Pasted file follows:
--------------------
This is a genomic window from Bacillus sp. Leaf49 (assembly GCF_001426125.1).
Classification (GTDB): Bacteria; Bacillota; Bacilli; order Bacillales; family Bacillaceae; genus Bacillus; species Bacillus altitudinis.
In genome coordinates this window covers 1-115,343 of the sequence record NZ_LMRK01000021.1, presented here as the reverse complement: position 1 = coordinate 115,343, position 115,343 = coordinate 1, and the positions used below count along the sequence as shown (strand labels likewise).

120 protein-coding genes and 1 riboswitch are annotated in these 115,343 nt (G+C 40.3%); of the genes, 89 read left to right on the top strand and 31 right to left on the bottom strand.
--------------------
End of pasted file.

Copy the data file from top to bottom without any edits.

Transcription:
This is a genomic window from Bacillus sp. Leaf49 (assembly GCF_001426125.1).
Classification (GTDB): Bacteria; Bacillota; Bacilli; order Bacillales; family Bacillaceae; genus Bacillus; species Bacillus altitudinis.
In genome coordinates this window covers 1-115,343 of the sequence record NZ_LMRK01000021.1, presented here as the reverse complement: position 1 = coordinate 115,343, position 115,343 = coordinate 1, and the positions used below count along the sequence as shown (strand labels likewise).

120 protein-coding genes and 1 riboswitch are annotated in these 115,343 nt (G+C 40.3%); of the genes, 89 read left to right on the top strand and 31 right to left on the bottom strand.